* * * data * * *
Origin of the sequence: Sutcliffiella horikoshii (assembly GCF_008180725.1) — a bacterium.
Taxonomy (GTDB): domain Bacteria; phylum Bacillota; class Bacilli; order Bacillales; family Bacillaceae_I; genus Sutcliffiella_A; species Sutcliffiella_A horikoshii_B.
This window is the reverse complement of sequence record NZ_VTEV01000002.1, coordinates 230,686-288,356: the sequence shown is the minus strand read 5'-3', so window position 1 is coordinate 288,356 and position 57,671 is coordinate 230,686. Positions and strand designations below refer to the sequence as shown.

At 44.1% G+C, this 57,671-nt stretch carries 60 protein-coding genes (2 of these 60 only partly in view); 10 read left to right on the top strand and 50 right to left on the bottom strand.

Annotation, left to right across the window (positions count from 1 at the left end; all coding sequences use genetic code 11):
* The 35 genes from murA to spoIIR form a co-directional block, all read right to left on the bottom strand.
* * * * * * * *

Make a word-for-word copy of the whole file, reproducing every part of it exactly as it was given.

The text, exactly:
Origin of the sequence: Sutcliffiella horikoshii (assembly GCF_008180725.1) — a bacterium.
Taxonomy (GTDB): domain Bacteria; phylum Bacillota; class Bacilli; order Bacillales; family Bacillaceae_I; genus Sutcliffiella_A; species Sutcliffiella_A horikoshii_B.
This window is the reverse complement of sequence record NZ_VTEV01000002.1, coordinates 230,686-288,356: the sequence shown is the minus strand read 5'-3', so window position 1 is coordinate 288,356 and position 57,671 is coordinate 230,686. Positions and strand designations below refer to the sequence as shown.

At 44.1% G+C, this 57,671-nt stretch carries 60 protein-coding genes (2 of these 60 only partly in view); 10 read left to right on the top strand and 50 right to left on the bottom strand.

Annotation, left to right across the window (positions count from 1 at the left end; all coding sequences use genetic code 11):
* The 35 genes from murA to spoIIR form a co-directional block, all read right to left on the bottom strand.